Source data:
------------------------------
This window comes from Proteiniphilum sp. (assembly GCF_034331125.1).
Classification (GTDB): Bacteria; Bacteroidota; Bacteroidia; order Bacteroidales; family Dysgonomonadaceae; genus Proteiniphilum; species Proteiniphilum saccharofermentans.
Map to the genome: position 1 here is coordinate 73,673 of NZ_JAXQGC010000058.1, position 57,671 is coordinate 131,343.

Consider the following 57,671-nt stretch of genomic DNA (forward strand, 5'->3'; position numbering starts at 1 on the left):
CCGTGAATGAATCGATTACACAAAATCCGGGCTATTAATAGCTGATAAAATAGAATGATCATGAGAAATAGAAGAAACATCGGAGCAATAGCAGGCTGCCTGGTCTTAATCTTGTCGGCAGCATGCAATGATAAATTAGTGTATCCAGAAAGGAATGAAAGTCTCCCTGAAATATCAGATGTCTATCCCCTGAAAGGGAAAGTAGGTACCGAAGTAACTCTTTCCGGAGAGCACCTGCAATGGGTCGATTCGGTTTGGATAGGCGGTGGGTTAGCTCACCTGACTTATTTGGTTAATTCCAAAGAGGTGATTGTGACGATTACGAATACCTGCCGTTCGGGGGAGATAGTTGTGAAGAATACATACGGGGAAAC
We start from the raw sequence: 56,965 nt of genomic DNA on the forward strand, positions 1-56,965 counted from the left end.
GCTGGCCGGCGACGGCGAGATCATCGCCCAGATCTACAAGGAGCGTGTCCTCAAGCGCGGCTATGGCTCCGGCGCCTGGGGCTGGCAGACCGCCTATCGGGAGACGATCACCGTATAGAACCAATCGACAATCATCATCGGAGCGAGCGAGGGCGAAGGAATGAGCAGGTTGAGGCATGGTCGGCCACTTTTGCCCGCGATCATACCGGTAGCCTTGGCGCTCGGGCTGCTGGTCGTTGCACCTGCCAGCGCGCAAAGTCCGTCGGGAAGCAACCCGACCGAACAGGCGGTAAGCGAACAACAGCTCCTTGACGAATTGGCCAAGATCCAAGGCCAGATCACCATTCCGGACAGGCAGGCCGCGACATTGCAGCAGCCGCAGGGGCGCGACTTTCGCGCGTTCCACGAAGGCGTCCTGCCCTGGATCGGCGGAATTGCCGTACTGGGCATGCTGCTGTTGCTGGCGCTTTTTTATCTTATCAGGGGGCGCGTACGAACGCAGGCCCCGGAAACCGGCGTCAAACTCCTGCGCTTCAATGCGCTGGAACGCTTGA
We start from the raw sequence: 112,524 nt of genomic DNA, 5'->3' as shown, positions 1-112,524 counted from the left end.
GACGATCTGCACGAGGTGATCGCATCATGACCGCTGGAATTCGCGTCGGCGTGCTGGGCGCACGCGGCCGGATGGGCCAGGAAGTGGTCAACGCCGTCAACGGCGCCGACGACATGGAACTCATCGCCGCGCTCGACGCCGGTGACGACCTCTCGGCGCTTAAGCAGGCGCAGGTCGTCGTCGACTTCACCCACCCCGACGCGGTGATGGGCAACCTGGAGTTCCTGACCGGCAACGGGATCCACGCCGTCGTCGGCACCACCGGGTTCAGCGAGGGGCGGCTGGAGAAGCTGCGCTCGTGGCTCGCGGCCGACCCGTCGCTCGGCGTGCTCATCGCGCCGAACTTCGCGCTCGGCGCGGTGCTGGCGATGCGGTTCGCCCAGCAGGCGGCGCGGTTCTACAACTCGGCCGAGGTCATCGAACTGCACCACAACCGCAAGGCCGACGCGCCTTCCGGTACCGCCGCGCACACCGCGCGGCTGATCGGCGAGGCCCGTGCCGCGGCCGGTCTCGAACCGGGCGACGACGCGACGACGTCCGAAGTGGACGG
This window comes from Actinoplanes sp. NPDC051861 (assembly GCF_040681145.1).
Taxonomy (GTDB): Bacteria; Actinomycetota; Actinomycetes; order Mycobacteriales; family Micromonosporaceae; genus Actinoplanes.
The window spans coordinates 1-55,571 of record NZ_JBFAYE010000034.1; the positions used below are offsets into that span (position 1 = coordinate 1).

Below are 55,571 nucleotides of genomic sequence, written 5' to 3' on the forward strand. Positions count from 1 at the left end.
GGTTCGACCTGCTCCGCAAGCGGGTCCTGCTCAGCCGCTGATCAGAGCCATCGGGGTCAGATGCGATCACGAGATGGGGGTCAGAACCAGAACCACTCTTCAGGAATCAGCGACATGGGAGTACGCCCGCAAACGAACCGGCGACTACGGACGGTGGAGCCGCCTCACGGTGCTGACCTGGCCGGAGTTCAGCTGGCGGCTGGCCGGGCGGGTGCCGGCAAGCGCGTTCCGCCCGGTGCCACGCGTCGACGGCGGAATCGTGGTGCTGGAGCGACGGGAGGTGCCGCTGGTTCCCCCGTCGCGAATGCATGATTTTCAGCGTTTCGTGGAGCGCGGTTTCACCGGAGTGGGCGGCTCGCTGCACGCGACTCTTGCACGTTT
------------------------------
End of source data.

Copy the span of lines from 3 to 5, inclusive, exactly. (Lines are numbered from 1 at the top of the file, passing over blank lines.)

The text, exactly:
Map to the genome: position 1 here is coordinate 73,673 of NZ_JAXQGC010000058.1, position 57,671 is coordinate 131,343.

Consider the following 57,671-nt stretch of genomic DNA (forward strand, 5'->3'; position numbering starts at 1 on the left):
CCGTGAATGAATCGATTACACAAAATCCGGGCTATTAATAGCTGATAAAATAGAATGATCATGAGAAATAGAAGAAACATCGGAGCAATAGCAGGCTGCCTGGTCTTAATCTTGTCGGCAGCATGCAATGATAAATTAGTGTATCCAGAAAGGAATGAAAGTCTCCCTGAAATATCAGATGTCTATCCCCTGAAAGGGAAAGTAGGTACCGAAGTAACTCTTTCCGGAGAGCACCTGCAATGGGTCGATTCGGTTTGGATAGGCGGTGGGTTAGCTCACCTGACTTATTTGGTTAATTCCAAAGAGGTGATTGTGACGATTACGAATACCTGCCGTTCGGGGGAGATAGTTGTGAAGAATACATACGGGGAAAC